All Baltic Sea countries are currently developing maritime spatial plans or looking into the matter, with the majority already having adopted their plans and some even embarking on their revision.
As laid out in its roadmap for MSP, HELCOM-VASAB promotes the coordination between national MSP efforts to avoid incompatibilities of plans between countries within the Baltic Sea region.
MSP is also expected to feature more prominently in the update of the Baltic Sea Action Plan (BSAP), HELCOM’s strategic programme of actions to reach a good environmental status of the Baltic Sea and that is due to be updated by 2021. When the initial BSAP was adopted in 2007, there weren’t many concrete MSP activities in the region yet. At HELCOM-VASAB, it was therefore agreed that MSP finds its rightful place in the updated BSAP.
“In the Baltic Sea area, most MSP activities came to life because of the commitments made under the BSAP. Now that the region has advanced on MSP, we can see its full potential for helping us to reach our environmental goals for our sea,” said Frank-Kamenetsky.
Presented by Pan Baltic Scope during the meeting, the concept of green infrastructure (GI) showed possible ways on how to integrate MSP in the update of the BSAP. By mapping habitats and biotopes that provide essential ecosystem services, green infrastructure is an attempt to effectively link biodiversity to spatial planning.
Green infrastructure is a network of natural or semi-natural ecosystems that offer valuable services. They provide natural resources – think clean air, water and food –, regulate the environment and climate, as well as add a cultural and social value, for instance through recreational opportunities.
To make their plans, maritime spatial planning (MSP) practitioners need transboundary data that is up-to-date and reliable. Working with a centralized database is often the only option to get a large amount of harmonized data. However, these centralized databases are not always up-to-date.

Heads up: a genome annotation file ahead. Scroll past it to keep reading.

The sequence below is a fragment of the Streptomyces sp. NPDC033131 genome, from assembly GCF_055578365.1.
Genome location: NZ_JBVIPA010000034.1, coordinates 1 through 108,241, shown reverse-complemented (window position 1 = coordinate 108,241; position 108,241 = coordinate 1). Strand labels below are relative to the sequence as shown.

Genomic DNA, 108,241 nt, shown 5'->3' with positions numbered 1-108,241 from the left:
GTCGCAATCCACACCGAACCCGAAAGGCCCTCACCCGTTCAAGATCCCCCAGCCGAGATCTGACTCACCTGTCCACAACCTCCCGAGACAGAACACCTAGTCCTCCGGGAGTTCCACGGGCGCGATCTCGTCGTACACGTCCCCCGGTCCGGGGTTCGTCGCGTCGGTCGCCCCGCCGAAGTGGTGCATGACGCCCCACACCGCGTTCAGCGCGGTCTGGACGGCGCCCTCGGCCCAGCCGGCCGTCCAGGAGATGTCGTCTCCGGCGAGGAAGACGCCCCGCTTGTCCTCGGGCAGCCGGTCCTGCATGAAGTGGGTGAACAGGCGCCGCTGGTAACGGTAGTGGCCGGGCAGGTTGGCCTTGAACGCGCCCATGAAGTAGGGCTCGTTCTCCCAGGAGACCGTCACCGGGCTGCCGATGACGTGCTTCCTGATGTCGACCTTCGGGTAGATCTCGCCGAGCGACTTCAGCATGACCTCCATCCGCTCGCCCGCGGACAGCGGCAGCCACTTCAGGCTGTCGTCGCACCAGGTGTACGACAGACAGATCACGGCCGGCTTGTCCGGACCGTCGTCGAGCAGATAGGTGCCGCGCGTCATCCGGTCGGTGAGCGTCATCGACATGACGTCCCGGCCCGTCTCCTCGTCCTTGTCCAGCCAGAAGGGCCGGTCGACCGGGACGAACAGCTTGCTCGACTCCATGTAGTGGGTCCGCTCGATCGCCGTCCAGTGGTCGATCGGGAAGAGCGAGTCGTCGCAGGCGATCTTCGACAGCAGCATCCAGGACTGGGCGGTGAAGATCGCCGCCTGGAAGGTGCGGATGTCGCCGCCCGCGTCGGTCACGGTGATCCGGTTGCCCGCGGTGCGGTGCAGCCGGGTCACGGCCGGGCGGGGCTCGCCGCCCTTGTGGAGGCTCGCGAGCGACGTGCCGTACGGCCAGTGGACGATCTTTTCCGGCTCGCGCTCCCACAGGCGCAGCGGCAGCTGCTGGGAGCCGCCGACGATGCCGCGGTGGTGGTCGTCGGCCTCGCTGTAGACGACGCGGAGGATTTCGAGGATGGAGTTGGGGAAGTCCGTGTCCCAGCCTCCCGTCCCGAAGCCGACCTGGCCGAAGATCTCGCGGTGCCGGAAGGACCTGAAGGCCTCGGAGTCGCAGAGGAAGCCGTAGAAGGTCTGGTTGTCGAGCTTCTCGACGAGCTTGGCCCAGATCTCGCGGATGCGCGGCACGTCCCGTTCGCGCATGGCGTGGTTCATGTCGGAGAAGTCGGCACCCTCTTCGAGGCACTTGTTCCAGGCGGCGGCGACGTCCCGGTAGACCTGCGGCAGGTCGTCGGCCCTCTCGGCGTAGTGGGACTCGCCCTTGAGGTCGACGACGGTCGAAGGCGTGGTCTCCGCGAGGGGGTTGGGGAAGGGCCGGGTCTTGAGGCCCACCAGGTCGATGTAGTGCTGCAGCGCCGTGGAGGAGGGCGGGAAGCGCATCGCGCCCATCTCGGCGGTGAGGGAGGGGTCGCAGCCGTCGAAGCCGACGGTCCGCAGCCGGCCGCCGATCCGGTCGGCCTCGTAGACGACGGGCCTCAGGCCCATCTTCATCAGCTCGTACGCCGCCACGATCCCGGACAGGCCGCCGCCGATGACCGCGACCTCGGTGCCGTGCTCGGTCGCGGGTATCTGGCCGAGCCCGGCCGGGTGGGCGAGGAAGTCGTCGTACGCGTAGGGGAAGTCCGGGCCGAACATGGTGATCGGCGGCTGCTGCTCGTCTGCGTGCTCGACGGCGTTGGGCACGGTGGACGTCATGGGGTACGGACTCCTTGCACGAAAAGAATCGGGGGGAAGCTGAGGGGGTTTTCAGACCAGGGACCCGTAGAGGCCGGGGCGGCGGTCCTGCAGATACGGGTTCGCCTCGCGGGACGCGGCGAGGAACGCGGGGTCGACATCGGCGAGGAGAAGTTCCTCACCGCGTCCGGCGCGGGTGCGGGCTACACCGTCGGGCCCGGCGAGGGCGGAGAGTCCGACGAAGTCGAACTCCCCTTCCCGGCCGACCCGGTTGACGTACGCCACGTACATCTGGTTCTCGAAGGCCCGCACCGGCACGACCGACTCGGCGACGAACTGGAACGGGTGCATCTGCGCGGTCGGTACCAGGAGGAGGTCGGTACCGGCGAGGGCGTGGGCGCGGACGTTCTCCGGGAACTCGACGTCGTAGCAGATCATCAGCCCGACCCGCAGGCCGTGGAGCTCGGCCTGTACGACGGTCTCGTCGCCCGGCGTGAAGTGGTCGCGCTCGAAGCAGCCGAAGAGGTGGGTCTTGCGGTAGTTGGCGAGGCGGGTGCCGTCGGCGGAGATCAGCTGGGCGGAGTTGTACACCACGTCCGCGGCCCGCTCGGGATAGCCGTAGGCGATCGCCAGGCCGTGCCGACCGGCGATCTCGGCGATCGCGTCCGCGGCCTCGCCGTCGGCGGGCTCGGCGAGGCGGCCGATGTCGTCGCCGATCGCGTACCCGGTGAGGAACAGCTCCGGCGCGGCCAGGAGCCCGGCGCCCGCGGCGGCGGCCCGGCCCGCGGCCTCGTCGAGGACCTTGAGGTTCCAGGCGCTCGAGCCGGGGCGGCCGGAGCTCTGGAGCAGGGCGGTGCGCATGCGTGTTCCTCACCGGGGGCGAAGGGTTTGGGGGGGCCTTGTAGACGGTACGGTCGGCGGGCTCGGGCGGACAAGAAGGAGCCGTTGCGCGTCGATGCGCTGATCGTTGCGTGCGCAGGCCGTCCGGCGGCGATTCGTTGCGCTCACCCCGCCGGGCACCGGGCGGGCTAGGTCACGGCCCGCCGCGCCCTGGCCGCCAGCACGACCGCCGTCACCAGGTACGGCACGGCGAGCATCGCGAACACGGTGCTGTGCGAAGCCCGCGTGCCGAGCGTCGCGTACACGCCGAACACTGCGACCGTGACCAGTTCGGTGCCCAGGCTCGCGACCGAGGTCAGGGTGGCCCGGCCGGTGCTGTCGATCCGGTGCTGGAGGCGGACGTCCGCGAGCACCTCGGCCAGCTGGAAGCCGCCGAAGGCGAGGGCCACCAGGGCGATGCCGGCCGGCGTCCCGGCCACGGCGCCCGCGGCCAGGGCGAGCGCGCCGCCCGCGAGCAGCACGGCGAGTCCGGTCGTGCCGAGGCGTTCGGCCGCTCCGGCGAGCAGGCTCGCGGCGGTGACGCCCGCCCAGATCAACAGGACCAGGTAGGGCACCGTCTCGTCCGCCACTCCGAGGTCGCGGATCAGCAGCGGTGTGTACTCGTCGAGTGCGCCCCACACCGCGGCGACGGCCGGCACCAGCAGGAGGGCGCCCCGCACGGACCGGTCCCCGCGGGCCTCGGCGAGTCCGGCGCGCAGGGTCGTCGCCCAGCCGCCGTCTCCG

In 2012, to address data reliability and accuracy, the BaltSeaPlan project recommended building a tool for decentralized MSP data from the Baltic Sea region, based on marine spatial data infrastructure (MSDI). In 2016, based on this recommendation, the BalticLINes project started the development of such a decentralized but more up-to-date system. The final product, BASEMAPS, was released in 2019.
What is BASEMAPS?
BASEMAPS is a web-based tool to access Baltic MSP decentralized data through open standards services. MSP practitioners can access for the first time a catalogue of transnational MSP data published by official data providers.
BASEMAPS makes use of the open geospatial services standardized by the Open Geospatial Consortium (OGC). These tools are web map services (WMS) to view map images and web feature services (WFS) to deliver data. Likewise, the tool works also with other kind of services such as ArcGIS Rest and Download services.
What can users do with BASEMAPS?
MSP authorities and practitioners can view and download datasets, view their metadata, click on geographical features to get information, and zoom in to get more details of the area. Additionally, data providers can manage their own data in an administration panel. This password-protected panel provides an user-friendly interface for registered users to add, edit and delete data services.